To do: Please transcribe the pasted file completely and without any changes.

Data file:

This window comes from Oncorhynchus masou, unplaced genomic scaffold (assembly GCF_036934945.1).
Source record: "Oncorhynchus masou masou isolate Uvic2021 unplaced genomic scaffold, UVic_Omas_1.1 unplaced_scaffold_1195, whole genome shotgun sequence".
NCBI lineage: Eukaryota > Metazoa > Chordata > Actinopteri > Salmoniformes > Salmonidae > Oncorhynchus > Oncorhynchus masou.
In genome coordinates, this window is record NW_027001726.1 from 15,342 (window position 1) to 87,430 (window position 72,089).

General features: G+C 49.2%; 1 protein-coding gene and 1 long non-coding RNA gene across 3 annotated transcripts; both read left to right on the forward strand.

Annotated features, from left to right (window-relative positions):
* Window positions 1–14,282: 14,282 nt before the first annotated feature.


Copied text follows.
This window comes from Oncorhynchus masou, unplaced genomic scaffold (assembly GCF_036934945.1).
Source record: "Oncorhynchus masou masou isolate Uvic2021 unplaced genomic scaffold, UVic_Omas_1.1 unplaced_scaffold_1195, whole genome shotgun sequence".
NCBI lineage: Eukaryota > Metazoa > Chordata > Actinopteri > Salmoniformes > Salmonidae > Oncorhynchus > Oncorhynchus masou.
In genome coordinates, this window is record NW_027001726.1 from 15,342 (window position 1) to 87,430 (window position 72,089).

General features: G+C 49.2%; 1 protein-coding gene and 1 long non-coding RNA gene across 3 annotated transcripts; both read left to right on the forward strand.

Annotated features, from left to right (window-relative positions):
* Window positions 1–14,282: 14,282 nt before the first annotated feature.